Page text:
Maybe not the wheel, but they have gone wild on a familiar geometric shape. The newly released Meinl Liquid Triangle is a space aged adaptation on the trusty triangle. It combines a fairly stock solid steel triangle with a resonating dome filled with water. The sonic possibilities that this contraption creates are vast and limited only by your imagination.
When you play the triangle in a classical fashion it produces a familiar triangle sound with a slight downward pitch bend. The effects that i enjoy most out of the triangle happen when you alter the angle of the liquid chamber after you strike it. This creates a more drastic pitch bend that is reminiscent of a waterphone-like device. As i played with the liquid triangle I found it best to mount the triangle on a cymbal stand with a double triangle mount such as the Grover double triangle mount. This would also work with a Pearl Trio Holder or a Cannon Wind Gong adapter with fishing line added to the hooks. When you suspend the Liquid Triangle you can alter the pitch of the triangle at any rate you choose. The only down side of this is that you have to keep on striking the triangle if you want the pitch bend to happen over a long period. The constant ting of the triangle may get in the way of the full potential of the pitch bend. I imagine that bowing the triangle would allow the triangle to fully resonate over a long period of time while you manipulate the water chamber over a passage. This is a technique that I have not explored yet but I feel will be a winner.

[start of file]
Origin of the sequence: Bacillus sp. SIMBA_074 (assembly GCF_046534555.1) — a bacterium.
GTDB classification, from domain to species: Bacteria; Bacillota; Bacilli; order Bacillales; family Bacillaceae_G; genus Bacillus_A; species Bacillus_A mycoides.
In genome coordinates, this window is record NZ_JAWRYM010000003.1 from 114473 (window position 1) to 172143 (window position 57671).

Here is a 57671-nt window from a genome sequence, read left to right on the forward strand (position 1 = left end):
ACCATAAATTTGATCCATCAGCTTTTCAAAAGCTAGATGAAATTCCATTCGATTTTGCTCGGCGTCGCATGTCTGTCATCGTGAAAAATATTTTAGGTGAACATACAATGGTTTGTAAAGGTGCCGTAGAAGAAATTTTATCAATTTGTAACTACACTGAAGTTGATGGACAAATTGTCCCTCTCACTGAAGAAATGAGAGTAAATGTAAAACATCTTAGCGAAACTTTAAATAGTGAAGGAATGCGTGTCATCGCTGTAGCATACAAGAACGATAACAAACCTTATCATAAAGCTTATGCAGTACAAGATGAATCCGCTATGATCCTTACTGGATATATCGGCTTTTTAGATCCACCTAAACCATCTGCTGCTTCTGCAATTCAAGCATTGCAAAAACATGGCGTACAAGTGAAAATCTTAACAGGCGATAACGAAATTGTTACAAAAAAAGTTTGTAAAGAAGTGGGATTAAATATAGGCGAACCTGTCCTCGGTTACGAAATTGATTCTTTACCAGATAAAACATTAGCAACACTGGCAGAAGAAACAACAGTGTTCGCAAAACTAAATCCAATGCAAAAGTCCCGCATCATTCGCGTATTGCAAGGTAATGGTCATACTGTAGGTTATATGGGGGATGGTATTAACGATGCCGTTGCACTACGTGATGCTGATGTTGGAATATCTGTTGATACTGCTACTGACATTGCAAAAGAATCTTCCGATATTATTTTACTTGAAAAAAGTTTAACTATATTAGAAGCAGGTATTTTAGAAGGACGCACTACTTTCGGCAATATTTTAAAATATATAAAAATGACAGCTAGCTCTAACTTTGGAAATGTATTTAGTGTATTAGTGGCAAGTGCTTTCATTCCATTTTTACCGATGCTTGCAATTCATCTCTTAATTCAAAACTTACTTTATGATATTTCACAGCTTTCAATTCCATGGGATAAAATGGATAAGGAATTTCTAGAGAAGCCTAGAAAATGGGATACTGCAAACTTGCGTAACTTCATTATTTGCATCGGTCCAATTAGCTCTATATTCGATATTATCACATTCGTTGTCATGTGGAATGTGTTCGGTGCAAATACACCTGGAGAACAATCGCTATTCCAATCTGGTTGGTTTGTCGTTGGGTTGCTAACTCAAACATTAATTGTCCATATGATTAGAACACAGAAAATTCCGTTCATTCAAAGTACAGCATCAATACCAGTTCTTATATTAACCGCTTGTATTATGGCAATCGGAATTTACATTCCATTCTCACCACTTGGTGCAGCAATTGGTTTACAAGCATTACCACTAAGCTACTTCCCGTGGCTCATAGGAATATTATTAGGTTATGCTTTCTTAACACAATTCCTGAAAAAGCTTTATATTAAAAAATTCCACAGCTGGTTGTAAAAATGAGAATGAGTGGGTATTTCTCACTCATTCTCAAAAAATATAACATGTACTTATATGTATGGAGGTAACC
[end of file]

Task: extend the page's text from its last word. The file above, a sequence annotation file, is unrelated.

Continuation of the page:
As with any triangle, the playing zone drastically changes the timbres that are produced. If you play on the end of the triangle farthest from the water chamber you get a drier timber that is closest to a stock triangle. If you play the triangle at the end near the chamber you get a more distorted timbre that is uncharacteristic of a triangle. I experimented with a full set of Steve Weiss Triangle Beaters and was able to draw out a myriad of sounds and timbres that were unique unto themselves.
My ultimate question is……”what do you use this thing for?”. Brahms Symphony No. 4……Liszt Piano Concerto No. 1…. probably not. But I think the Liquid Triangle might be a solid stand in for a waterphone at a fraction of the waterphone’s $800 price tag. It may also be a good textural substitute for a flex-a-tone. Bottom line…I think the Liquid Triangle is a unique, stand out, un-paralleled sound in a percussion world that is saturated with special effects. This thing is flat out cool!